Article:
TUSCALOOSA, Ala. — A team of engineering students at The University of Alabama will compete in the IEEE SoutheastCon Hardware competition March 13-15 in Lexington, Ky.
The team is challenged with creating a battery-powered, fully-autonomous robot capable of maneuvering across a basketball-themed, 8-by-4-foot arena. The robot uses infrared sensors, color sensors and gyroscopes to detect and move across a series of white lines drawn on the arena and to locate a series of blue square blocks placed in various locations along the lines.
A mount is placed atop the robot to hold three Nerf guns. Once the robot finds each blue block, it stops and uses ultrasonic sensors to aim and fire a dart into a goal mounted above the arena. The robot is equipped with omni-directional wheels, allowing it to return to the edge of the arena after firing and scoot across to each adjacent white line to find the next block. Teams are judged based on how accurately the robot accomplishes each task.
The team began the project last semester as part of a senior design project. It divided into two subgroups, the chassis team, primarily responsible for creating the drive train capable of navigating the course, and the turret team, responsible for targeting the guns and delivering the dart on target.
Team members used plastic materials printed from the UA 3-D Printing lab in Hardaway Hall to construct the robot’s mount for the Nerf guns, wheel hubs and sensor mounts.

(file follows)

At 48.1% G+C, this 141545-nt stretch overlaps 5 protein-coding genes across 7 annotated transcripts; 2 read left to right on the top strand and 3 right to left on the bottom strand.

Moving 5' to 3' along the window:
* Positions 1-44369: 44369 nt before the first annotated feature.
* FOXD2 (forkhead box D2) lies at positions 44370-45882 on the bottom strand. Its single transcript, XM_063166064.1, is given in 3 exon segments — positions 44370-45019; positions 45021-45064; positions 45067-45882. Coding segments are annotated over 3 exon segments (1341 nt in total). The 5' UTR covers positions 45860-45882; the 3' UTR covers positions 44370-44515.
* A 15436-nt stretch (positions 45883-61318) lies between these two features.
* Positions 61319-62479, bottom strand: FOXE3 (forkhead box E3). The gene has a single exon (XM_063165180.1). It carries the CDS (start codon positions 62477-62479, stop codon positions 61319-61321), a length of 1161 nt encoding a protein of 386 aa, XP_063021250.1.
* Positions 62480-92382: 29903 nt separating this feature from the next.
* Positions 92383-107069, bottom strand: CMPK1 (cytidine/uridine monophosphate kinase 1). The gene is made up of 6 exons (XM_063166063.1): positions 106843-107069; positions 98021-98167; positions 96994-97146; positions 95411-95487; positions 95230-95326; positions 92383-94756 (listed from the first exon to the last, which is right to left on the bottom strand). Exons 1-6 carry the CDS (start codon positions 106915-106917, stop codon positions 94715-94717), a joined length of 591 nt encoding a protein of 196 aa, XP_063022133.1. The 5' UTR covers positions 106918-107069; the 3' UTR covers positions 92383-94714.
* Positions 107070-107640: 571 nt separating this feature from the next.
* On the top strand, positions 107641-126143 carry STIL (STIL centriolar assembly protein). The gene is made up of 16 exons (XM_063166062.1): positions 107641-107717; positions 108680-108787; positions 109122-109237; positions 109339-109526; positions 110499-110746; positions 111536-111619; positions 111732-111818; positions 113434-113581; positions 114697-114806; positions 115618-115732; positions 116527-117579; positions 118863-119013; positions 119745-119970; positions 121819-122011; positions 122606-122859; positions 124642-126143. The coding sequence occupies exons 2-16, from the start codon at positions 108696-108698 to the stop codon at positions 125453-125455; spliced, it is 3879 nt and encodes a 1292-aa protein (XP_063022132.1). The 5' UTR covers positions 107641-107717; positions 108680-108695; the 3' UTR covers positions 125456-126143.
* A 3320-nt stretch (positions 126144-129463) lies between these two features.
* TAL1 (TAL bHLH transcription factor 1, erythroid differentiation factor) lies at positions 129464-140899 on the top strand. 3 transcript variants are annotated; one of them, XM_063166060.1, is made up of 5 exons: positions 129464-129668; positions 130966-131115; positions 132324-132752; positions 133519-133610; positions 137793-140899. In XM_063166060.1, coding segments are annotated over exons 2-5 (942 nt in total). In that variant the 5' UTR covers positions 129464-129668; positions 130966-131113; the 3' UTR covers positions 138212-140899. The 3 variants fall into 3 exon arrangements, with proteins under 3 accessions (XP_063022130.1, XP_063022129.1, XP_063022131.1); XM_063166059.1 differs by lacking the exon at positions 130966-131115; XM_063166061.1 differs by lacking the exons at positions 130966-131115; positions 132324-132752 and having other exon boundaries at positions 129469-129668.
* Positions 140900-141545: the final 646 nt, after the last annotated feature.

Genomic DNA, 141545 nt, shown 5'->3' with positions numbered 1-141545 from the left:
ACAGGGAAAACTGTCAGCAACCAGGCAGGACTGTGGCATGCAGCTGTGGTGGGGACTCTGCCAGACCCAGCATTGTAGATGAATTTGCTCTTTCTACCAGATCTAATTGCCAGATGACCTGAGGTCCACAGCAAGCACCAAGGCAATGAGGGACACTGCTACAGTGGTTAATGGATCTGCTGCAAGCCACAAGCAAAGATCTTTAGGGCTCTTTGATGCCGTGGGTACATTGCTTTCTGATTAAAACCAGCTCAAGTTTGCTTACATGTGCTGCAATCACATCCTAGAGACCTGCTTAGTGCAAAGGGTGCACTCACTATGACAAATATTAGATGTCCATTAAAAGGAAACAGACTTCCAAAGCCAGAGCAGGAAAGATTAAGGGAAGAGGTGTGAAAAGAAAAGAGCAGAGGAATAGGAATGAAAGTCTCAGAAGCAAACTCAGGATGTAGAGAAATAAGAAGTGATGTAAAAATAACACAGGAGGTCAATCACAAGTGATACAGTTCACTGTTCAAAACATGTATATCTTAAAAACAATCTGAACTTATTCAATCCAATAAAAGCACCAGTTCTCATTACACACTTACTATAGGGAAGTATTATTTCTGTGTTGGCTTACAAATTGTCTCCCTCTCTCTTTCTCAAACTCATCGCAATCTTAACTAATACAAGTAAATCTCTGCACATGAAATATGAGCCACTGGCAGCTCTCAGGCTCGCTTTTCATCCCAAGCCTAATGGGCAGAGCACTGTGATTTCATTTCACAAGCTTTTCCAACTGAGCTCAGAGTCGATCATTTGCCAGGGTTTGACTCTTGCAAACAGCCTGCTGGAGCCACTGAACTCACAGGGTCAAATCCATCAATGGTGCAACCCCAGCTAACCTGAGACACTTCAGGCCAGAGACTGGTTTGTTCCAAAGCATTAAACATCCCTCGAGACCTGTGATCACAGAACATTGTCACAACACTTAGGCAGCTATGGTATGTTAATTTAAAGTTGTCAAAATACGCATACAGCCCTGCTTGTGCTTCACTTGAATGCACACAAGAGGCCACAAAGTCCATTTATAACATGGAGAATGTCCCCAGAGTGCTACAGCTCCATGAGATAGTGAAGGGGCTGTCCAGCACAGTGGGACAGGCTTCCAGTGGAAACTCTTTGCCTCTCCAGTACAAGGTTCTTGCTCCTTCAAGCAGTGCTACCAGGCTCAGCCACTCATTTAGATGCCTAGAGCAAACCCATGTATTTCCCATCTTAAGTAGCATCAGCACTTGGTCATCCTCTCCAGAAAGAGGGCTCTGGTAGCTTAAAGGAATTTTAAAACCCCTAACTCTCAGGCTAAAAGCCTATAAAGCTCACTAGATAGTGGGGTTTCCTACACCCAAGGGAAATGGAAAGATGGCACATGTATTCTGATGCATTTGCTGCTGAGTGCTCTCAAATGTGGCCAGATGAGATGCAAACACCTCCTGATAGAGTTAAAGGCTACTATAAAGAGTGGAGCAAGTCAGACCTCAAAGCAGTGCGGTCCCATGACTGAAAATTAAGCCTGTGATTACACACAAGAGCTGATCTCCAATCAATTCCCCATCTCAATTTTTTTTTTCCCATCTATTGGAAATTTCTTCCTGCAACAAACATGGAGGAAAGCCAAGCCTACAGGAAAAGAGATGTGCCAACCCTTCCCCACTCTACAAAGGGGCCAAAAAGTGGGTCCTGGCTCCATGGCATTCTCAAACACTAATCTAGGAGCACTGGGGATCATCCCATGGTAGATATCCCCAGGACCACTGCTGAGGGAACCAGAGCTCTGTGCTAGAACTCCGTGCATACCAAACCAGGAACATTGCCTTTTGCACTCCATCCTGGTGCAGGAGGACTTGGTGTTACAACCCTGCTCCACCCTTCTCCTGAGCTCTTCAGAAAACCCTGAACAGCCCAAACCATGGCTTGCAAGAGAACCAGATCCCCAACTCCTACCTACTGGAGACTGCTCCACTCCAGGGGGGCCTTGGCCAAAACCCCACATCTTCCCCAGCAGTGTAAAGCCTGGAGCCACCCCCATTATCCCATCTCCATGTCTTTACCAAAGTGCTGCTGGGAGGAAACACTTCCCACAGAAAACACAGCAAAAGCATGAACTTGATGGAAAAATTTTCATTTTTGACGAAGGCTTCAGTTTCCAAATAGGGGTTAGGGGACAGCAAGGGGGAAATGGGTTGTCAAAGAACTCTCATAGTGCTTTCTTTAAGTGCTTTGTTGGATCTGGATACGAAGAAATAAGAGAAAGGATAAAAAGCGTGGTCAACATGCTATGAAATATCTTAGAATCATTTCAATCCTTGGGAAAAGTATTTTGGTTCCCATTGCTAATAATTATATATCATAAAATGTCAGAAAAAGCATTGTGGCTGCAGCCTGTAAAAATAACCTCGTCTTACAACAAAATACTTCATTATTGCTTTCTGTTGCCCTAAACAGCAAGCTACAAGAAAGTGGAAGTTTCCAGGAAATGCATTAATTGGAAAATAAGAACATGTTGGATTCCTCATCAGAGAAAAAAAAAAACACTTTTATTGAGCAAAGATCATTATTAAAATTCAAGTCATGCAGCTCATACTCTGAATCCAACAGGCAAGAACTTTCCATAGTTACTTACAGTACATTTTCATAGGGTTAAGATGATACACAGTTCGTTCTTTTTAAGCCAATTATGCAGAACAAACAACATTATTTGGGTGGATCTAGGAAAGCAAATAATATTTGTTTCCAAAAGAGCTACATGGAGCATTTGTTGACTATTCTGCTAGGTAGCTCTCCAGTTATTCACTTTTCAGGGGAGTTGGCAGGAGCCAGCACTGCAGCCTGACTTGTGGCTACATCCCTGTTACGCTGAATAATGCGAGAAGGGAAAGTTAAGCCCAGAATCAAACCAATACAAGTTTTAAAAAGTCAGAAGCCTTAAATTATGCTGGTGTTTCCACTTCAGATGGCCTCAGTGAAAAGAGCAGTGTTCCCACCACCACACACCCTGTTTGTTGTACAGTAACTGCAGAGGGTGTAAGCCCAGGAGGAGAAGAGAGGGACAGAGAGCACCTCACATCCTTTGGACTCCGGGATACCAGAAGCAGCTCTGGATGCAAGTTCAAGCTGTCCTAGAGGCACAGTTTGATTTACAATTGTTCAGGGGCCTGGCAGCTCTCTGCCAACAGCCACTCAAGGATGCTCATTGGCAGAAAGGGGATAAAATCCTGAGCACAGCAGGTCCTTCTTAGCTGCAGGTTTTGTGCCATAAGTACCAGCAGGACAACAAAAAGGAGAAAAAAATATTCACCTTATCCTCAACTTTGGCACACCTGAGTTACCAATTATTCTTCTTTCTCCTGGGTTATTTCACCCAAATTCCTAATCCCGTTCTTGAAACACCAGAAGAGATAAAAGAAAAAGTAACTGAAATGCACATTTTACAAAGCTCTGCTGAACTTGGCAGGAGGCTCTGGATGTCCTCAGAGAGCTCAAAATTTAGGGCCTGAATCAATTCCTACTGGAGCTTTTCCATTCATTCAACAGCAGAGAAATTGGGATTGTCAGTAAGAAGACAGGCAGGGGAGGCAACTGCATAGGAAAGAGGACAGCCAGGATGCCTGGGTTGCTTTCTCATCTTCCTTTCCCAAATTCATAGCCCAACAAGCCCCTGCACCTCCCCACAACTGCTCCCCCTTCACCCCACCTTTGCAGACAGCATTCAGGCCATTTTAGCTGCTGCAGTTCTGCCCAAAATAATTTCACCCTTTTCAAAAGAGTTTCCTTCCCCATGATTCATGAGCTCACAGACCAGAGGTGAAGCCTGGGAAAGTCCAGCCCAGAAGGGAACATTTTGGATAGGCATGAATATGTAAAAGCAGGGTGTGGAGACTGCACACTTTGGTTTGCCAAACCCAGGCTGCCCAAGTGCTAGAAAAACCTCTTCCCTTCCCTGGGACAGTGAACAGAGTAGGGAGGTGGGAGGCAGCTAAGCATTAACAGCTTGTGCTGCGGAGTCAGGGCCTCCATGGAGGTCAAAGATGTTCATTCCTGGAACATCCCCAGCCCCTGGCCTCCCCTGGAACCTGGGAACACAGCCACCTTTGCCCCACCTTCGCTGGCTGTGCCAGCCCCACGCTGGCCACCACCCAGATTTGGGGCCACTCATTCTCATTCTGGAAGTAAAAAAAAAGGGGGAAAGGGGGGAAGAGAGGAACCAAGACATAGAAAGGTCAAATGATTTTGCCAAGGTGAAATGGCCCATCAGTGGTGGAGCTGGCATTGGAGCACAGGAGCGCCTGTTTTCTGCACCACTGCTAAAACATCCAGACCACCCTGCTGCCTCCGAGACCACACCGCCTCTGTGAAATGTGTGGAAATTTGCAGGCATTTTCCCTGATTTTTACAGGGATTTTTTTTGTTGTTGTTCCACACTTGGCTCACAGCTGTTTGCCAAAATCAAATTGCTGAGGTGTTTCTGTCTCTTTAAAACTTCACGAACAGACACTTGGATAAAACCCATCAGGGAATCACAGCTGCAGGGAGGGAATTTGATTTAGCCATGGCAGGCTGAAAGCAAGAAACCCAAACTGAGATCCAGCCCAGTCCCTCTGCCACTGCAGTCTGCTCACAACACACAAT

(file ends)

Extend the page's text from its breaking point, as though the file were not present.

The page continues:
The team is advised by Dr. Kenneth Ricks, associate professor of electrical and computer engineering.
Members of the team include:
- Kate Allen, a senior in electrical engineering from Niceville, Fla.
- Ashli Barns, a senior in computer engineering from Sumiton
- Chelsey Blake, a senior in electrical engineering from Flowermound, Texas
- Nicole Evans, a senior in electrical engineering and math from Chelsea
- Travis Hartley, a senior in electrical engineering and math from Killeen, Texas
- William Logan, a senior in electrical and computer engineering from Gulf Port, Miss.
- Joshua Mayes, a senior in electrical engineering from McCalla
- Stephen Merritt, a senior in electrical engineering and physics from New Orleans
- Daniel Petroski, a senior in electrical engineering from Nashville, Tenn.
- Ian Tuene, a senior in computer engineering from Chesterfield, Va.
- Matthew Weinstein, a senior in electrical engineering from Mission Viejo, Calif.
In 1837, The University of Alabama became one of the first five universities in the nation to offer engineering classes. Today, UA’s fully accredited College of Engineering has nearly 4,500 students and about 120 faculty. Students in the College have been named USA Today All-USA College Academic Team members, Goldwater, Hollings, Portz and Truman scholars.
The University of Alabama, part of The University of Alabama System, is the state’s flagship university. UA shapes a better world through its teaching, research and service. With a global reputation for excellence, UA provides an inclusive, forward-thinking environment and nearly 200 degree programs on a beautiful, student-centered campus. A leader in cutting-edge research, UA advances discovery, creative inquiry and knowledge through more than 30 research centers. As the state’s largest higher education institution, UA drives economic growth in Alabama and beyond.